When the Baptist Faith and Message Study Committee recommended their changes to the 2000 Southern Baptist Convention, included was a change in article 8 that effectively reduced confessional commitments to the Lord’s Day. They made this change without any stated reasons. Even when asked, committee members did not give any rationale for the change. No one was debating this issue prior to that. Their proposed change came out of the blue. When I wrote an article expressing disagreement with this move I was roundly criticized by one stronghold of the conservative resurgence as being in cahoots with the CBF. I have been accused of many things in my life, but that is the only time I have been lumped with the CBFers. I took it as an (unsuccessful) attempt to silence dissent.
In the article, I made the following observations about the change:
[It] represents a definite break with our theological heritage as Southern Baptists. John Broadus, James Boyce, John Dagg, B. H. Carroll, Williams Rutherford, E. C. Dargan, and many other early Southern Baptist statesmen, in addition to numerous confessions of faith, can all be cited in support of regarding the Lord’s Day as a special day to be set apart by Christians in order to take a break from typical, daily responsibilities, and to give oneself to concentrated efforts in worship, devotion and spiritual service. There are differences as to whether or not this day should be called the Christian Sabbath, but there is great consensus regarding the sanctity of the day itself.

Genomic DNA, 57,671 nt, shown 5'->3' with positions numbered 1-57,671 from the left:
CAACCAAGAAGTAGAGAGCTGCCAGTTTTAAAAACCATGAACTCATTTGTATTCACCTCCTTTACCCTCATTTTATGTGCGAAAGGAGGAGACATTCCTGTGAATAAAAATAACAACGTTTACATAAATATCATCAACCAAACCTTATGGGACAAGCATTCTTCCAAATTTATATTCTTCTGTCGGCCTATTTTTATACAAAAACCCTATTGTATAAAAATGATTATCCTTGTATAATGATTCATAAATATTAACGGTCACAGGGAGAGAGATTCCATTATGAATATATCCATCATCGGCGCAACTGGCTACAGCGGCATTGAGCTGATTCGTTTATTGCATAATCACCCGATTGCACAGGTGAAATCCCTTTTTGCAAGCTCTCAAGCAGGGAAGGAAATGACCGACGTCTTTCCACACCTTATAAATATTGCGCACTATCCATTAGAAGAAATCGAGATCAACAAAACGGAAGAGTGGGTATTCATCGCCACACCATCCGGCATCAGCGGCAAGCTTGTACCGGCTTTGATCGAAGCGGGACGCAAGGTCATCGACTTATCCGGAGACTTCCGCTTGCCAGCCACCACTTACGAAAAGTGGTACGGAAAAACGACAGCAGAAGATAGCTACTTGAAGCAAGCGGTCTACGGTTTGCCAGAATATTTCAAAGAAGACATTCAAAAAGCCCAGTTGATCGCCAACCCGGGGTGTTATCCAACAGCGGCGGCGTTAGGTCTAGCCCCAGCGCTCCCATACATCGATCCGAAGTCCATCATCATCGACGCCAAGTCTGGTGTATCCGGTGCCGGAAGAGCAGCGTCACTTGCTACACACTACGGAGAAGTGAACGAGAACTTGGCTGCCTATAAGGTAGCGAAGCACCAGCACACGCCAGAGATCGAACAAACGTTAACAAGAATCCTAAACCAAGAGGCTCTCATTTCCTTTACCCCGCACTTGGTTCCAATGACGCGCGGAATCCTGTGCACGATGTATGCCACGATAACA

Why the study committee deemed it wise to break with our heritage at this point, as it was adequately expressed in the 1963 statement, remains a mystery. Committee members have left this question unanswered. If it is because the committee believes our forefathers misunderstood the Bible at this point, then this should have been expressly stated in the presentation of their report. No one else in our Southern Baptist family, prior to the publication of the committee’s proposed changes, has made this issue a matter of debate.
My recent reading through some old SBC resolutions further confirmed that the BFM 2000 departed from Southern Baptist heritage in its revision of article 8. Consider the following simple, unequivocal statement that was adopted by the Southern Baptist Convention in 1891.
WHEREAS, Great pressure is being brought to bear on the management of the World’s Fair to openly and officially desecrate the Lord’s day in full view of the whole world; therefore,
BE IT RESOLVED, That the Southern Baptists, in convention assembled, representing a constituency of 1,235,765 Baptists, respectfully petition to the World’s Fair management to close its gates on Sunday, thus giving due respect to the God of nations and to that Christian sentiment that underlies our civilization.
RESOLVED FURTHER, That a copy of this preamble and resolutions be cordially forwarded from this Convention to the managers of the World’s Fair.
From the annual meeting of the SBC in 1891, which met in Birmingham, Alabama.
Southern Baptists took a step away from Scripture and our heritage and toward confessional conformity to our post-Christian culture by the revision of article 8 of the BF&M. It is unfortunate that there was no discussion of this issue before and there has been no explanation of it since. Healthy denominational life would allow not only for such dialogue but also for friendly dissent.